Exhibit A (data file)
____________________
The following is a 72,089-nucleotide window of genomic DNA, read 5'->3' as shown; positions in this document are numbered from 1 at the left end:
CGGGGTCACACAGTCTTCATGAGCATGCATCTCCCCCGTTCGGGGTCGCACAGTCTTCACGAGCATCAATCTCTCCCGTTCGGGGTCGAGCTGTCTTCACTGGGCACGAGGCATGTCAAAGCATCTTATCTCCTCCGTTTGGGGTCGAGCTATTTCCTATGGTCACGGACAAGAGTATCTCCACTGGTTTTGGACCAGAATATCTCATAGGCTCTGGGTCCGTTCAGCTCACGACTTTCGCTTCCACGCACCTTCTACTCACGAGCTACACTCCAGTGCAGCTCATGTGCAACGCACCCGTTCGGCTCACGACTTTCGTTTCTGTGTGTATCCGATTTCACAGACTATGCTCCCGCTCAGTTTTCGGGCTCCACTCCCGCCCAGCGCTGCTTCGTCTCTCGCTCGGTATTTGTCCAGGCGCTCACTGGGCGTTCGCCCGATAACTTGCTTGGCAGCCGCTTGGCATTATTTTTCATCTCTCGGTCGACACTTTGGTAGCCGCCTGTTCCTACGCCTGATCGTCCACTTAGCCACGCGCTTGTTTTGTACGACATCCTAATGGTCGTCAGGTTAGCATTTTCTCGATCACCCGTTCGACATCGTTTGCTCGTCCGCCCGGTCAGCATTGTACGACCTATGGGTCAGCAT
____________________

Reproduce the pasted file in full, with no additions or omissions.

The following is a 72,089-nucleotide window of genomic DNA, read 5'->3' as shown; positions in this document are numbered from 1 at the left end:
CGGGGTCACACAGTCTTCATGAGCATGCATCTCCCCCGTTCGGGGTCGCACAGTCTTCACGAGCATCAATCTCTCCCGTTCGGGGTCGAGCTGTCTTCACTGGGCACGAGGCATGTCAAAGCATCTTATCTCCTCCGTTTGGGGTCGAGCTATTTCCTATGGTCACGGACAAGAGTATCTCCACTGGTTTTGGACCAGAATATCTCATAGGCTCTGGGTCCGTTCAGCTCACGACTTTCGCTTCCACGCACCTTCTACTCACGAGCTACACTCCAGTGCAGCTCATGTGCAACGCACCCGTTCGGCTCACGACTTTCGTTTCTGTGTGTATCCGATTTCACAGACTATGCTCCCGCTCAGTTTTCGGGCTCCACTCCCGCCCAGCGCTGCTTCGTCTCTCGCTCGGTATTTGTCCAGGCGCTCACTGGGCGTTCGCCCGATAACTTGCTTGGCAGCCGCTTGGCATTATTTTTCATCTCTCGGTCGACACTTTGGTAGCCGCCTGTTCCTACGCCTGATCGTCCACTTAGCCACGCGCTTGTTTTGTACGACATCCTAATGGTCGTCAGGTTAGCATTTTCTCGATCACCCGTTCGACATCGTTTGCTCGTCCGCCCGGTCAGCATTGTACGACCTATGGGTCAGCAT